Old Salt Lake | Virtual Museum
Report by Galen Hunter
A project to create replicas.
[ Page updated - April 17, 2019 ]
There was a stone boundary marker with an intriguing history in the City of Redondo Beach. This stone or rock, goes back to 1815, and is apparently no longer where it was - at least as recorded in 1854. For decades various people have wondered about the rock and not found it. Also, not found are any historical photographs of it. The last known account identifying the rock in place was an Los Angeles County Surveyor in 1942. So, the idea now is to create one or two replicas of this boundary rock based on the known historical documents describing it.
The rock was originally put on top of a hill here by Spanish authorities as early as 1815 to be a fixed orientation point. The purpose of the point was to establish an artificial line to connect with the adjacent orientation point to the west, the salt lake ("Salinas" as it was called then), in order to establish the boundary between the two major ranchos occupying this area at the time. However, the rock itself may (or may not) have been moved by the Americans (?) sometime around 1853 over a scheme to gain legal possession of the salt works at the salt lake. The salt lake is now gone. However the artificial line established between the rock and the salt lake is still there having persisted through Spanish, Mexican and American rule. Today, this same artificial line is the northern coastal land use jurisdictional boundary between the cities of Redondo Beach and Hermosa Beach.
There is historical documentation describing where the rock was in 1854 because of the records still in existence indicating the back story of the incorporation of the Pacific Salt Works Company at the salt lake and its sale to the Americans in 1854 by Manuel Dominguez, the owner of Rancho San Pedro. Also, importantly, there is the testimony and depositions of the 1855-56 U.S. Land Claims Court case about whether the rock was moved or not. Documents from this case include descriptions of the size and shape of this rock, although these descriptions are not precise. However, the location of where the rock was in 1854 is well documented and is iterated through time. For instance, the rock is mentioned in the original and official map of the "Townsite of Redondo Beach" submitted to the Los Angeles County Recorder in 1889. The rock is also mentioned in the written official territorial boundary of the City of Redondo Beach submitted to the Los Angeles County Recorder in 1892. Indeed, the 1892 City of Redondo Beach territorial definition actually refers to the rock as "west 3.44 chains to a rock which is station 10 of the official survey of the Rancho San Pedro". This same rock being previously referred to in the official Patent of the Rancho San Pedro (1858) and the Plat of Rancho Sausal Redondo (1875) as a point of the boundary line between the two.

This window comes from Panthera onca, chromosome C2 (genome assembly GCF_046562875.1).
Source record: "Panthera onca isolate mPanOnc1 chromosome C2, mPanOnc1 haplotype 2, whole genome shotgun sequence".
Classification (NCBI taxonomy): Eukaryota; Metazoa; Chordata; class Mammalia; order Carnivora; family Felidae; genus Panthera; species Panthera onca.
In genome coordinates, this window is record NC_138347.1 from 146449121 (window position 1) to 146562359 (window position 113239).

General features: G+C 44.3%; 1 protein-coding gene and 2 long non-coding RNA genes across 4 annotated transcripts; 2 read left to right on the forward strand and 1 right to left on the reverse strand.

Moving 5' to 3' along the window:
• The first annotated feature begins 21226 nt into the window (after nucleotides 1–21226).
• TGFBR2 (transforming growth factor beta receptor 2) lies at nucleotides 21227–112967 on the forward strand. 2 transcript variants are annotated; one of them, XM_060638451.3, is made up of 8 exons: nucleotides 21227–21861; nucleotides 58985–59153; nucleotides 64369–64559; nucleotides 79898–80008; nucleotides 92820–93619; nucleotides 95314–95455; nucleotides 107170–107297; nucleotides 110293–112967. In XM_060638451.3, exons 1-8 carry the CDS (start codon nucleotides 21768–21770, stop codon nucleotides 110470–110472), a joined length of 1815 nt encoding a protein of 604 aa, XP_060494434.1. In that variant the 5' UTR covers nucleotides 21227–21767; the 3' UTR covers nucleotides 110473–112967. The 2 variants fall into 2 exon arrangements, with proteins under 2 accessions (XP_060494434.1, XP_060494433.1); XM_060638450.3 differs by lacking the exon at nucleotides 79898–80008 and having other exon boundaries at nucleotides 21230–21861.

What is significant about (the context of) this boundary rock? The answer is - just 10 years before the rock was first installed by the Spanish on the hill, prehistoric people were living there. The history of this rock is a microcosm of Spanish, Mexican and American culture. The context is, at the very least, a fascinating case study of American corporate culture in the Far West. So, creating a replica or two of the historic boundary rock seems to be a reasonable endeavor given the impact corporate culture has had and is still having "upon a once-undifferentiated natural environment".
What is the purpose of a boundary marker?
According to Josiah Ober [American historian and professor of classics and political science, at Stanford University], boundary markers are "a way of imposing human, cultural, social meanings upon a once-undifferentiated natural environment." Boundary markers are linked to social hierarchies, since they derive their meaning from the authority of a person or group to declare the limits of a given space of land for political, social or religious reasons. Ober notes that "determining who can use parcels of arable land and for what purpose, has immediate and obvious economic implications."
Many borders were drawn along invisible lines of latitude or longitude, which often created a need to mark these borders on the ground, as accurately as possible, using the technology of the day. Advances in GPS technology have shown that there are many borders inaccurately marked on the ground.